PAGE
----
• Let shoppers visualize your products from the comfort of their own home. Enhanced image technologies allow your buyer to visualize what a product looks like on their person or in their home without having to step foot outside. 3D models in AR have been shown to increase conversion rates by up to 250% on product pages. For example, Rebecca Minkoff uses 3D models to give shoppers a better sense of detail on the product, scale, and sizing. In a similar way, videos can be used to complement product descriptions with reviews, product demonstrations or explainer videos.

Sizing charts, or if you're using models in your shot, explain in the product description the height and weight of that model for your buyer’s reference. Retailers like Gymshark do a good job of this.

sizing chart

Your customer support team as part of the customer experience 

Sometimes buyers still need a customer service representative to help them out. Ramp up more customer support by studying engagement rates of each channel to see how your customers prefer to be contacted. Are they communicating with you on social media or phoning in their questions? Email or chatbots? Thirty-eight percent of buyers are more likely to make a purchase if a brand offers a live chat option on their website. Installing a live chat button with Facebook Messenger or Drift lets retailers do just that, giving shoppers easy access to you if they have any questions. 

Customer service reps are only as great as the training that gets them there, so don’t skimp on building and equipping your team properly. Invest in a training program that empowers your customer service team to provide the best possible service they can. Keep them up-to-date with FAQs and queries. Strengthen their knowledge base with lunch and learns, or keep a regularly updated, open Slack channel or Google Hangout so they can ask a question and get the answer fairly quickly. 

Lastly, think of customer support and community as complementary. In the commerce ecosystem, customer support feeds into community and community feeds right back into your business and the support you provide. Consumers, now more than ever, want brands they can trust, not simply with their money, but on a human level. 

Ecommerce automation

There are a lot of important tasks involved in running a business. Many of them are labor-intensive and can slow down other operations or creative processes. It’s important to look at where efficiencies can be made that strengthen how the business operates without sacrificing customer experience. Ecommerce automation is one big way to help to simplify the complexities and demands of a business.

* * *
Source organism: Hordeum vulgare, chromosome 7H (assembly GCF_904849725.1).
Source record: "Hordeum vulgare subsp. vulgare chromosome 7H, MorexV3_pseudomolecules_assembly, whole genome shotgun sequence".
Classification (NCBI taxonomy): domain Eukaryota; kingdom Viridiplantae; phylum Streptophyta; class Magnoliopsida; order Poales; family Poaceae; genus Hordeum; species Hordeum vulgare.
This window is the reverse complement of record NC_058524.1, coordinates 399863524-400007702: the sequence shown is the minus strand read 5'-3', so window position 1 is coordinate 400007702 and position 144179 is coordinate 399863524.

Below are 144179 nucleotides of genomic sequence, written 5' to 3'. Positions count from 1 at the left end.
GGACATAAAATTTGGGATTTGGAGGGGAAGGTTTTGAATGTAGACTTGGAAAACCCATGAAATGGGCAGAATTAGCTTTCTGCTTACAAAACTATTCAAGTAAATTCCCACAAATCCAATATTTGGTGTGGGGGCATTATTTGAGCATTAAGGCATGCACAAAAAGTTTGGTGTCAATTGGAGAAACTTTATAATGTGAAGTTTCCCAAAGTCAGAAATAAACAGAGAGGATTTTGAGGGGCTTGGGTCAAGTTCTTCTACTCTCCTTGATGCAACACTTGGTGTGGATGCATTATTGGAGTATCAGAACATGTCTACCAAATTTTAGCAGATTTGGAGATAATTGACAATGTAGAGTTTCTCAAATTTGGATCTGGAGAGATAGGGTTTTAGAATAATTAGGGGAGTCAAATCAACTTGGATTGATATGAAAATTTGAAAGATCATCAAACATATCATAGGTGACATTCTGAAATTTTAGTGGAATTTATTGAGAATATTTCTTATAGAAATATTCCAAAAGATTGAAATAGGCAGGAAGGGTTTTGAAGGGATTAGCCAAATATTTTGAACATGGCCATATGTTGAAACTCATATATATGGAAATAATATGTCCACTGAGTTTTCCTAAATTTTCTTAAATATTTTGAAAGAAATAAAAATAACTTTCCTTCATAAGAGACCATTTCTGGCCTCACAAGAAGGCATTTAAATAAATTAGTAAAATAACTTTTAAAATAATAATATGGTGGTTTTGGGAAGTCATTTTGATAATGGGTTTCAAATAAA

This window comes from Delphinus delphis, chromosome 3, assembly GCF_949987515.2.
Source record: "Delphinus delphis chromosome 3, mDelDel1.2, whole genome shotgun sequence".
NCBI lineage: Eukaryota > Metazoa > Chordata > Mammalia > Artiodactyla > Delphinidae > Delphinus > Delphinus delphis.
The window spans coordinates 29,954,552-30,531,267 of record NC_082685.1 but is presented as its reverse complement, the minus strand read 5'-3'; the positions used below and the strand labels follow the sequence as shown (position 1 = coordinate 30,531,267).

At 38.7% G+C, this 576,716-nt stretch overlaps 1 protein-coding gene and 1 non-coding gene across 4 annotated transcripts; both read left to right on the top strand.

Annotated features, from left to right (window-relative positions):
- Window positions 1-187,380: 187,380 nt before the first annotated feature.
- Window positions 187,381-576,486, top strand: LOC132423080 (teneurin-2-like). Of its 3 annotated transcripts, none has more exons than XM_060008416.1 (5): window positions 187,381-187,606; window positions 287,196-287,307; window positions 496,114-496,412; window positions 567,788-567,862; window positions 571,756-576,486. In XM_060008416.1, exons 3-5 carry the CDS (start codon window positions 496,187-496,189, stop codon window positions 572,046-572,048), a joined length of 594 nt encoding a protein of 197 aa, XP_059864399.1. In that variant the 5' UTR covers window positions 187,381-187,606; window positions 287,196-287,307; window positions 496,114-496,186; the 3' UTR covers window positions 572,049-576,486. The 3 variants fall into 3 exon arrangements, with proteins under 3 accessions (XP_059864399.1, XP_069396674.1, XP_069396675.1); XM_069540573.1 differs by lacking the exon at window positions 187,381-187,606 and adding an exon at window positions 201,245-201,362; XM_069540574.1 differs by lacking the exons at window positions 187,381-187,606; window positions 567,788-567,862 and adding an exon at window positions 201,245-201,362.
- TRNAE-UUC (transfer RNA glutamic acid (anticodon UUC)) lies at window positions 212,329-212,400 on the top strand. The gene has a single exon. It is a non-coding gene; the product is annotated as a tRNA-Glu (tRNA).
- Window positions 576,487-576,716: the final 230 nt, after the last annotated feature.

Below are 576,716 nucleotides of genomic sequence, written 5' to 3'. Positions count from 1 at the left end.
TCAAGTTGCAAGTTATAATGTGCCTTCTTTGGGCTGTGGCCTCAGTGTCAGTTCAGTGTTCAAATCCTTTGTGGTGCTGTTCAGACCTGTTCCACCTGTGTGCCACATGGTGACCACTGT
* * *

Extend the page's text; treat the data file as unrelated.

Automation helps reduce the number of these labor-centric tasks many retailers are often faced with. This includes tasks like notifying customers when their orders are ready for pickup. 1.1 billion workflows have been created on Shopify Plus, each one eliminating a manual process, and saving a total of 9.2 million hours (or more than 1000 years). Automating everyday tasks can eliminate hours of manual labor required from your staff and reroutes that energy into creative or innovative endeavors for your team.

What can you automate?

Ecommerce automation touches all areas of the business from inventory to fraud.

  • Inventory management
    Ecommerce automation helps with management of your inventory, whether that’s notifying suppliers through Flow alerts when stock is low, or unpublishing out of stock items and republishing when a fresh delivery arrives.

  • Customer experience
    Flow lets you identify and track customer behavior by tagging conditions like order types, order value, specific product purchases, and more. When a customer makes a second purchase from a store, for example, Flow can automatically trigger a thank you email to strengthen the relationship.

  • Fraud prevention
    Flow can be used to help with Shopify Plus’ existing risk analysis. Additionally, ecommerce automation can be configured to notify your own security or fraud-prevention specialists for a hands-on review, which can save you money.

How to automate your ecommerce operation

Shopify Flow is an ecommerce automation application that can help automate tasks, campaigns, and processes within your store. Flow can even be integrated with other automation applications like:

  • Launchpad to schedule events or sales. Ir also provides monitoring and preloading capabilities too, reducing the amount of manual work needed by a member of your team. 
  • Scripts to automatically apply discounts, payment options or specialized shipping options for customers, feeding back into that seamless checkout experience. 

While commerce practices have evolved to include extraordinary and innovative ways of shopping, like through a smart mirror, in a video, or on a live stream, all those foundational aspects of buying still exist, too. Creating a strong checkout experience, customer support system, and automating your tasks all fundamentally strengthen your foundation in these unprecedented times.

About the author

Sarah MacDonald

Sarah MacDonald is a culture writer and editor based in Toronto. Her words can be found in the Globe and MailHazlitt, The Walrus, CBC Arts, Elle Canada, VICE, and many more. She currently works as a content writer at Shopify Plus.